[There are] two important policy considerations in adopting a legal standard that requires courts to examine only the potential exposure of the settling party, rather than the actual liability of that party. First, if actual liability were the applicable standard, settling defendants would be in the ‘hopelessly untenable position of having to refute liability in the underlying action until the moment of settlement, and then turn about face to prove liability in the insurance action.’ [citation omitted] Second, requiring an insured to prove the case brought against it in order to receive insurance coverage would dissuade the insured from settling the underlying litigation. Faced with the choice of vigorously defending the underlying tort action or settling it without the hope of insurance coverage, the insured would choose the former. [citation omitted]
Vitkus, 127 F.3d at 945.
This rule works in favor of insurance companies, too, when they pay a claim and then seek subrogation; insurers are not required to prove that the payment made actually was covered by the insurance policy but only that it had a “reasonable basis for believing that it was obligated to provide coverage.” Id. at 943.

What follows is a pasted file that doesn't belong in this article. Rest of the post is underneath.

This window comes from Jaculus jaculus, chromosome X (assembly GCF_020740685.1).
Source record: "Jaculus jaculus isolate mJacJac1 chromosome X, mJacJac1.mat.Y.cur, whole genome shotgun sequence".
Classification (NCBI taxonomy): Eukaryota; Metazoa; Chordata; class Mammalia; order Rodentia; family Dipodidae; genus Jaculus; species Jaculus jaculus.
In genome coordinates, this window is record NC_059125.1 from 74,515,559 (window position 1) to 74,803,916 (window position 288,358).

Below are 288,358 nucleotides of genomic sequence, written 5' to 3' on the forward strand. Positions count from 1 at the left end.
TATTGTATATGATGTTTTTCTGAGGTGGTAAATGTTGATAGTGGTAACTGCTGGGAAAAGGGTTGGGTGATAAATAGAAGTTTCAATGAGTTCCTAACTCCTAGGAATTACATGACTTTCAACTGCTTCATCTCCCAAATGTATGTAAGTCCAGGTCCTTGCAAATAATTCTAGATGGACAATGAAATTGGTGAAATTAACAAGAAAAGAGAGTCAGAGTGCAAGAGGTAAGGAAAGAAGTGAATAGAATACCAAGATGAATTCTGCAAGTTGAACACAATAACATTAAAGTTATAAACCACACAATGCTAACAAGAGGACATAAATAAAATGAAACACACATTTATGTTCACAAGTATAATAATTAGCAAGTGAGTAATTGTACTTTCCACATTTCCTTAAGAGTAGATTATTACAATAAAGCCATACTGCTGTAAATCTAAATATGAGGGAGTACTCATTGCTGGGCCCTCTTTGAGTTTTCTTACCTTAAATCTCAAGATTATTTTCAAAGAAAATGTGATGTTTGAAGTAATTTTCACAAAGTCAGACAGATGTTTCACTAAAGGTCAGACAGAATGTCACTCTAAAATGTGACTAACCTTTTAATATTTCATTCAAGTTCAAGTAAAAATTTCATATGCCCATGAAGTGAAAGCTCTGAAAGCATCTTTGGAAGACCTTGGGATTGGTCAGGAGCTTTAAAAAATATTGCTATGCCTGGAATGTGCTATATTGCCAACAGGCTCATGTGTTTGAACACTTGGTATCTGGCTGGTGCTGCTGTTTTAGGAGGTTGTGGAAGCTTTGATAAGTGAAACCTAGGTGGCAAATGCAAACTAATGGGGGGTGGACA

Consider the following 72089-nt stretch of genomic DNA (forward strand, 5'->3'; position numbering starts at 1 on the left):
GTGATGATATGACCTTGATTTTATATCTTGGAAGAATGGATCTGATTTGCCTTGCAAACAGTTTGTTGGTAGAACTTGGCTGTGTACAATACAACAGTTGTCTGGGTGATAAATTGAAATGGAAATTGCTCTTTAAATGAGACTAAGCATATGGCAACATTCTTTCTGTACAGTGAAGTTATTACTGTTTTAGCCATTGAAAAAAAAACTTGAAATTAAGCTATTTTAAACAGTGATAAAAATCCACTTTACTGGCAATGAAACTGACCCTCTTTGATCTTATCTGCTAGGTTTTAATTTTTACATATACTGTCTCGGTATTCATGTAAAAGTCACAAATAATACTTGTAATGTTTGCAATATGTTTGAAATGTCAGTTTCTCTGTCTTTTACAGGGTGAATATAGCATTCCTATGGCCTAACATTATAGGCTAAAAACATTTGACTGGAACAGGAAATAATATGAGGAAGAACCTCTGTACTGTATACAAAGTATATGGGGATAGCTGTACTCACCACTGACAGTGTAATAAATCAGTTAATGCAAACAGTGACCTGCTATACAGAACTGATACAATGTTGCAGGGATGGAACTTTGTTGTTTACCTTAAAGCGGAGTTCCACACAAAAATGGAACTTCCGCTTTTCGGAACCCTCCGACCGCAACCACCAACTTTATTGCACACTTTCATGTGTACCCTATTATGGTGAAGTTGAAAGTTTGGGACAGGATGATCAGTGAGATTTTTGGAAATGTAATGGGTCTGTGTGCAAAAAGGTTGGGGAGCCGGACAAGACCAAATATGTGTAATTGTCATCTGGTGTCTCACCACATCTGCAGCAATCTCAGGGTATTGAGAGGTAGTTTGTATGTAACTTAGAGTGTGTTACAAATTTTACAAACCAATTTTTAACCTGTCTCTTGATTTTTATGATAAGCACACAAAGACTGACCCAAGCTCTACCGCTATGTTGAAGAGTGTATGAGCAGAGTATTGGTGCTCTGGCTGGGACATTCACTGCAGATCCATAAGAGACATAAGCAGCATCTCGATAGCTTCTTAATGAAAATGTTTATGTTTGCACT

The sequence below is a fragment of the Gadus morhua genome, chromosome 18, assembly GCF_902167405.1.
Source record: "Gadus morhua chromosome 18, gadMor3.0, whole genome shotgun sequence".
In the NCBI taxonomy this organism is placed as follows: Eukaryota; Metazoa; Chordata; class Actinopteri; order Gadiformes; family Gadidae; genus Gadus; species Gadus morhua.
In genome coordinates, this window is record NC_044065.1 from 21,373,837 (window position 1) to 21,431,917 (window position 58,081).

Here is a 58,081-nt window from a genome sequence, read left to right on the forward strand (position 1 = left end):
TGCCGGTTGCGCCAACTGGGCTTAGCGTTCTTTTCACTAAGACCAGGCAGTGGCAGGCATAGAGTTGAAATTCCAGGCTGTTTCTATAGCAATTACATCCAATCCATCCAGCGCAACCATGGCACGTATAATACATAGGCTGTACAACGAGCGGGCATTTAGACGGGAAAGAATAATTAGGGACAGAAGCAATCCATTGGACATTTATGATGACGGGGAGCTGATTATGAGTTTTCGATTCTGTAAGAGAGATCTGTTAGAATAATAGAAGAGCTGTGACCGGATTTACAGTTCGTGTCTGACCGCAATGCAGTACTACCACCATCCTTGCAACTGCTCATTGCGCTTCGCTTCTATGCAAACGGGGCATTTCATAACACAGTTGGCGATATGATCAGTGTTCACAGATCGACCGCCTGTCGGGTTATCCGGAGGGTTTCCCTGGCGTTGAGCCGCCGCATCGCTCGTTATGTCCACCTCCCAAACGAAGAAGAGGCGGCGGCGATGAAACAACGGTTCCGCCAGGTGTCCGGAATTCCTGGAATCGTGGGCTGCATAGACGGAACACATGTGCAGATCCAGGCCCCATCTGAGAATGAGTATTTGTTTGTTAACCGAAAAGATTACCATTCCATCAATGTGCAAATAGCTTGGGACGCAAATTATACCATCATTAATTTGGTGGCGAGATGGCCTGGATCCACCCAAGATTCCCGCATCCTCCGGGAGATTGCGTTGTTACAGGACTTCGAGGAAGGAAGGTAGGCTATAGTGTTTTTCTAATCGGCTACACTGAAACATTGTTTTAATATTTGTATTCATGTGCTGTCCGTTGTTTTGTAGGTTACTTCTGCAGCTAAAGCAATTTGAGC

Policyholders thus are free to defend the cases against them, and then if they decide it is reasonable to settle the case, they may seek to prove their coverage cases later under a standard of proof that liberally construes the factual allegations in a manner that favors coverage. While this approach sometimes is criticized as collapsing the duty to indemnify standard, which typically is based on the actual facts, cf., Servidone Construction Corp. v. Security Ins. Co., 477 N.E.2d 441, 445 (N.Y. 1985), any other rule would work an absurd result. (This favorable factual presumption applies also to general verdicts, Hogan v. Midland Nat’l Ins. Co., 476 P.2d 825, 833 (Cal. 1970), and to default judgments, State v. Nat’l Auto Ins. Co., 290 A.2d 675 (Del. Ch. 1972); Nixon v. Liberty Mut. Ins. Co., 120 S.E.2d 430 (N.C. 1961).) Where the insured reasonably settles a matter, the factual matters that are actually or implicitly at issue are construed to be within coverage. To the extent their coverage defenses otherwise have been preserved, insurers remain free to assert that policy terms bar coverage to the facts as construed favorably to the insured, but they are not free to require the litigation of the facts where litigation was reasonably avoided in the liability action due to the insured’s settlement of the claim against it.
Note: A version of this commentary was published in Insurance Coverage Law Bulletin (March 2006) at 5 and is available also via Law.Com